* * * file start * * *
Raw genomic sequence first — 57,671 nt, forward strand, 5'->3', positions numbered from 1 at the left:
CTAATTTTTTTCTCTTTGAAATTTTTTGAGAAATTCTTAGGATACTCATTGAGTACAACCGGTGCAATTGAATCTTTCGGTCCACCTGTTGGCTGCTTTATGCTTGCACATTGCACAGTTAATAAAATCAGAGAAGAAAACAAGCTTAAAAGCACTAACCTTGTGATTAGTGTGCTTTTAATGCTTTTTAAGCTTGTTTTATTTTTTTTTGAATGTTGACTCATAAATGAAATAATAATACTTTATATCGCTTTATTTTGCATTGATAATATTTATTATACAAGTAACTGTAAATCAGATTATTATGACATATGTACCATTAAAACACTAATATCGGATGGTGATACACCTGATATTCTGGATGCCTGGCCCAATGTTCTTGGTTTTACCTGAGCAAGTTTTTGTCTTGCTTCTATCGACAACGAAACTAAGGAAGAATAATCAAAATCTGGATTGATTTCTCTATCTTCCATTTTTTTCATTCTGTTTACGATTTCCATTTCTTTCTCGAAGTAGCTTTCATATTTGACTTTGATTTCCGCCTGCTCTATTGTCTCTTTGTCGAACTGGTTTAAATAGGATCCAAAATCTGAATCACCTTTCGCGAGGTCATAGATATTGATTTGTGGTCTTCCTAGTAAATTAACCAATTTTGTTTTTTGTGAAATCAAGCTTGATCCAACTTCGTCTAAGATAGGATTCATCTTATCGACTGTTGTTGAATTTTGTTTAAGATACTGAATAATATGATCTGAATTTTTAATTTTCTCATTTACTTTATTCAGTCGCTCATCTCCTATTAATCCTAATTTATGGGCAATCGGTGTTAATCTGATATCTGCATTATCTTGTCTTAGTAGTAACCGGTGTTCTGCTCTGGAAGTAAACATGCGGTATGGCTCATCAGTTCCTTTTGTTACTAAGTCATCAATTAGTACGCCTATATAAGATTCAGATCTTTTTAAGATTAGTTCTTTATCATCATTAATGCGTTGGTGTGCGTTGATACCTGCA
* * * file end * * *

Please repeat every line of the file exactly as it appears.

Raw genomic sequence first — 57,671 nt, forward strand, 5'->3', positions numbered from 1 at the left:
CTAATTTTTTTCTCTTTGAAATTTTTTGAGAAATTCTTAGGATACTCATTGAGTACAACCGGTGCAATTGAATCTTTCGGTCCACCTGTTGGCTGCTTTATGCTTGCACATTGCACAGTTAATAAAATCAGAGAAGAAAACAAGCTTAAAAGCACTAACCTTGTGATTAGTGTGCTTTTAATGCTTTTTAAGCTTGTTTTATTTTTTTTTGAATGTTGACTCATAAATGAAATAATAATACTTTATATCGCTTTATTTTGCATTGATAATATTTATTATACAAGTAACTGTAAATCAGATTATTATGACATATGTACCATTAAAACACTAATATCGGATGGTGATACACCTGATATTCTGGATGCCTGGCCCAATGTTCTTGGTTTTACCTGAGCAAGTTTTTGTCTTGCTTCTATCGACAACGAAACTAAGGAAGAATAATCAAAATCTGGATTGATTTCTCTATCTTCCATTTTTTTCATTCTGTTTACGATTTCCATTTCTTTCTCGAAGTAGCTTTCATATTTGACTTTGATTTCCGCCTGCTCTATTGTCTCTTTGTCGAACTGGTTTAAATAGGATCCAAAATCTGAATCACCTTTCGCGAGGTCATAGATATTGATTTGTGGTCTTCCTAGTAAATTAACCAATTTTGTTTTTTGTGAAATCAAGCTTGATCCAACTTCGTCTAAGATAGGATTCATCTTATCGACTGTTGTTGAATTTTGTTTAAGATACTGAATAATATGATCTGAATTTTTAATTTTCTCATTTACTTTATTCAGTCGCTCATCTCCTATTAATCCTAATTTATGGGCAATCGGTGTTAATCTGATATCTGCATTATCTTGTCTTAGTAGTAACCGGTGTTCTGCTCTGGAAGTAAACATGCGGTATGGCTCATCAGTTCCTTTTGTTACTAAGTCATCAATTAGTACGCCTATATAAGATTCAGATCTTTTTAAGATTAGTTCTTTATCATCATTAATGCGTTGGTGTGCGTTGATACCTGCA